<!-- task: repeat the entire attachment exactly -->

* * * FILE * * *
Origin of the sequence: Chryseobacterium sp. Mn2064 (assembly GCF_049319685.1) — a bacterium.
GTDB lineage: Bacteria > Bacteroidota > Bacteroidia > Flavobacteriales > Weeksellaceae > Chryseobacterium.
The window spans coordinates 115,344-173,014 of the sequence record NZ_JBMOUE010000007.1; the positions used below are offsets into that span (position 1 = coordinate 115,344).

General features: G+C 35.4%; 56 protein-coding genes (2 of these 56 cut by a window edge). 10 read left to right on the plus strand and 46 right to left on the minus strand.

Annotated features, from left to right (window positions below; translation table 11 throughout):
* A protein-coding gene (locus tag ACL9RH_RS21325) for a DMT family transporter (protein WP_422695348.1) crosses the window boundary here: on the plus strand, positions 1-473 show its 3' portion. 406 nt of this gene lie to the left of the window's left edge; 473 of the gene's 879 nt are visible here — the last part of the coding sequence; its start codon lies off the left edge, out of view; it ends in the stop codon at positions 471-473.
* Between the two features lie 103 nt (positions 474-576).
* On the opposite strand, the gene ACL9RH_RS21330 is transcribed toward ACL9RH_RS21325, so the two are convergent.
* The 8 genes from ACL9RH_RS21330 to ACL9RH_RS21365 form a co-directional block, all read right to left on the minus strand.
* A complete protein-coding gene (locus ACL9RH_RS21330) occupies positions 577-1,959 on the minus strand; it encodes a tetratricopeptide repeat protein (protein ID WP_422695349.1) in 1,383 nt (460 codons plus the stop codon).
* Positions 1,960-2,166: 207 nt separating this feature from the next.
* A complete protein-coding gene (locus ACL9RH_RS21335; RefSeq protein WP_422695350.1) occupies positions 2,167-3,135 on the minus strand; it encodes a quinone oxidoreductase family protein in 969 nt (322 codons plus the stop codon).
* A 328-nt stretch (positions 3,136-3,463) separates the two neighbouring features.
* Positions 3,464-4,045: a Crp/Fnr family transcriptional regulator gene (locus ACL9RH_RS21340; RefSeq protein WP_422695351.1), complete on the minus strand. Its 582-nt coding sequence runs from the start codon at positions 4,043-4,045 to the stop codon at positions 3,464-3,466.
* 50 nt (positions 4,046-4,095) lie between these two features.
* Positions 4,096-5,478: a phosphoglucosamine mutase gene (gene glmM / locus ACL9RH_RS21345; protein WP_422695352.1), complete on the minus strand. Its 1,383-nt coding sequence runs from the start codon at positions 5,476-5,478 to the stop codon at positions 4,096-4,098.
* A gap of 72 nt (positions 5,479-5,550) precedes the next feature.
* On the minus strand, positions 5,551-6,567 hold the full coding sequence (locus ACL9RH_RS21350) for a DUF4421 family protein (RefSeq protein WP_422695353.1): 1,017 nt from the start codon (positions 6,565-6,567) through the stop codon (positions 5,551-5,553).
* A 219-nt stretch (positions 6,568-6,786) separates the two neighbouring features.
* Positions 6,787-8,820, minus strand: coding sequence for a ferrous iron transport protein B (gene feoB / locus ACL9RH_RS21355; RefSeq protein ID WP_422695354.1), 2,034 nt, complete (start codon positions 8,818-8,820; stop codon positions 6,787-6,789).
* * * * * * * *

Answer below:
Origin of the sequence: Chryseobacterium sp. Mn2064 (assembly GCF_049319685.1) — a bacterium.
GTDB lineage: Bacteria > Bacteroidota > Bacteroidia > Flavobacteriales > Weeksellaceae > Chryseobacterium.
The window spans coordinates 115,344-173,014 of the sequence record NZ_JBMOUE010000007.1; the positions used below are offsets into that span (position 1 = coordinate 115,344).

General features: G+C 35.4%; 56 protein-coding genes (2 of these 56 cut by a window edge). 10 read left to right on the plus strand and 46 right to left on the minus strand.

Annotated features, from left to right (window positions below; translation table 11 throughout):
* A protein-coding gene (locus tag ACL9RH_RS21325) for a DMT family transporter (protein WP_422695348.1) crosses the window boundary here: on the plus strand, positions 1-473 show its 3' portion. 406 nt of this gene lie to the left of the window's left edge; 473 of the gene's 879 nt are visible here — the last part of the coding sequence; its start codon lies off the left edge, out of view; it ends in the stop codon at positions 471-473.
* Between the two features lie 103 nt (positions 474-576).
* On the opposite strand, the gene ACL9RH_RS21330 is transcribed toward ACL9RH_RS21325, so the two are convergent.
* The 8 genes from ACL9RH_RS21330 to ACL9RH_RS21365 form a co-directional block, all read right to left on the minus strand.
* A complete protein-coding gene (locus ACL9RH_RS21330) occupies positions 577-1,959 on the minus strand; it encodes a tetratricopeptide repeat protein (protein ID WP_422695349.1) in 1,383 nt (460 codons plus the stop codon).
* Positions 1,960-2,166: 207 nt separating this feature from the next.
* A complete protein-coding gene (locus ACL9RH_RS21335; RefSeq protein WP_422695350.1) occupies positions 2,167-3,135 on the minus strand; it encodes a quinone oxidoreductase family protein in 969 nt (322 codons plus the stop codon).
* A 328-nt stretch (positions 3,136-3,463) separates the two neighbouring features.
* Positions 3,464-4,045: a Crp/Fnr family transcriptional regulator gene (locus ACL9RH_RS21340; RefSeq protein WP_422695351.1), complete on the minus strand. Its 582-nt coding sequence runs from the start codon at positions 4,043-4,045 to the stop codon at positions 3,464-3,466.
* 50 nt (positions 4,046-4,095) lie between these two features.
* Positions 4,096-5,478: a phosphoglucosamine mutase gene (gene glmM / locus ACL9RH_RS21345; protein WP_422695352.1), complete on the minus strand. Its 1,383-nt coding sequence runs from the start codon at positions 5,476-5,478 to the stop codon at positions 4,096-4,098.
* A gap of 72 nt (positions 5,479-5,550) precedes the next feature.
* On the minus strand, positions 5,551-6,567 hold the full coding sequence (locus ACL9RH_RS21350) for a DUF4421 family protein (RefSeq protein WP_422695353.1): 1,017 nt from the start codon (positions 6,565-6,567) through the stop codon (positions 5,551-5,553).
* A 219-nt stretch (positions 6,568-6,786) separates the two neighbouring features.
* Positions 6,787-8,820, minus strand: coding sequence for a ferrous iron transport protein B (gene feoB / locus ACL9RH_RS21355; RefSeq protein ID WP_422695354.1), 2,034 nt, complete (start codon positions 8,818-8,820; stop codon positions 6,787-6,789).